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  • Writer's pictureFiona Appleton-Thorn

Should You Create Reports for Family history?

Family Historians spend many years developing a family history, it is essential for future generations or living relatives to have the reported findings listed as accurately as possible. Good reports mean that you or descendants or even living relatives can easily and conveniently pick up the research further down the road. If you don’t include specific dates and the sources where you found this information, the work you have done could be very confusing and deemed unreliable.

If a family historian intends to hire a professional genealogist, then passing that person a complete and accurate report will be beneficial for them to further your research. If your information is clear and detailed it will save time as the hired professional can base their work solely on the report given by you.

Professional researchers who work for clients use a reporting system as evidence of their abilities and research. It should clearly show the record sources and information, with problem solving objectives. It will detail searches that were undertaken that led to negative search results also. All the information should also be presented in a clear and concise format, so that you can decide how you proceed toward the next goal.

There are different ways of presenting your family tree information and if you haven’t yet started your research you can begin with very simple handwritten diagrams. In fact we have a free template you can download and print for beginners, it can help you plan which direction to take your first research steps. Just click the button “Get Downloads”

Narrative reports are commonly used to write all or just parts of a family history. It tends to be presented in a story format, chronological and biographical rather than detailing the procedures of the research.

Charts are used to show the visual representation of the lineage. There are several different ways to display the chart and are really dependent on the preference of the chart creator. The most common are Pedigree Charts and Drop Line Charts.

These are simple to use for small family groups depending upon the goal of what you are demonstrating. The Pedigree Chart reduces in size as it approaches the living ancestor in the blood line. Each generation that added to the blood line of that individual is shown in a new column. (according to records not DNA in this example) If the single entry is you let's say, the next column shows two entries, for your mother and father. The third column then shows the parents of your mother and your father, followed by each of their parents in the fourth column. Three generations, fourteen people, led to you. If you choose to continue further and further back each generation has the potential to double the number of entries just from pedigree.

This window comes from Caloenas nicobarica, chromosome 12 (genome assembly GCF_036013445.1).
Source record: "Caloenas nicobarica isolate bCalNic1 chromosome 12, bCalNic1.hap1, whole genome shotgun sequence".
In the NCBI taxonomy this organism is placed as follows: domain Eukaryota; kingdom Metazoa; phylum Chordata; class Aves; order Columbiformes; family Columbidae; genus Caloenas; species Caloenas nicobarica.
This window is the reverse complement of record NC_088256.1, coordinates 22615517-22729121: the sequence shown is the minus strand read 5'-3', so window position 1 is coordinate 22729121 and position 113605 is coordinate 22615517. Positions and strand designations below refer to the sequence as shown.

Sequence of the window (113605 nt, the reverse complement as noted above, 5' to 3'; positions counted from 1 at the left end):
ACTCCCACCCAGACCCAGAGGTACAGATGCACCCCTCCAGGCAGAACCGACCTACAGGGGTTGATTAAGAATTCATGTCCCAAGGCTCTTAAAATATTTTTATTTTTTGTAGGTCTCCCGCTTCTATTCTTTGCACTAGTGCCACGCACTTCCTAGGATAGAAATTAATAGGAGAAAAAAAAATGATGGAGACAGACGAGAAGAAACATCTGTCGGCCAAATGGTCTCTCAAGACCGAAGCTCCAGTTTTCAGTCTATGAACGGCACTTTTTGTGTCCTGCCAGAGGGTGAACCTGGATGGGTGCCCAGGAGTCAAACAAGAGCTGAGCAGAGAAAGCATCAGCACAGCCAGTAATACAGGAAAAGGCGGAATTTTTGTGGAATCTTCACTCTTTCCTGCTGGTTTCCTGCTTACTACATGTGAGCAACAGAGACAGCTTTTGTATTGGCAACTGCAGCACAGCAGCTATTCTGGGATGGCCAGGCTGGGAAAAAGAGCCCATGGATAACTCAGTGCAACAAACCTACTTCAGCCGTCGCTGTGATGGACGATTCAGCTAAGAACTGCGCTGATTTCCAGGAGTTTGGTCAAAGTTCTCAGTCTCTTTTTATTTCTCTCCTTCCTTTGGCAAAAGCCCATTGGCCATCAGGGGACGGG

A Drop-Line Chart shows the path from a common ancestor. It tends to show one or few ancestors at the top and then drops down line by line to show the descendants. In this style of chart it begins with less individuals and increases as it approaches the present day. This is almost the opposite of the Pedigree Chart.

It is very important to consider the type of search you are embarking upon. If your main interest is to find living relations then the Pedigree alone will not achieve that. Siblings are essential to add to your tree at each generation in order to identify cousins. A family reunion can be an amazing event where not only will you get to meet other relatives, you will also get to share the evidence you gathered while making the Family Tree!

Adding Spouse details may in some instances not be a priority for you, but it can also uncover second or third marriages which means there are possibly half siblings, step children and their descendants to add too. Even if they are not blood relatives this information could lead to other clues. Census records show extended family visiting or living together. Some marriages are the result of meeting distant cousins and in laws too. Here's a thought to demonstrate: Did you meet the Groom's cousin at your sister's wedding?

Whatever type of search you elect to undertake it's important to keep track of which record collections and time periods you have searched and what you searched for. Even if it is for your personal use only it could save you time in the future. Whether it's in a book, a spreadsheet or family tree builder on a website it's wise to list the search criteria you used and what the results of that search were.

Who knows, if you organize a reunion your search log could be the talk of the town!

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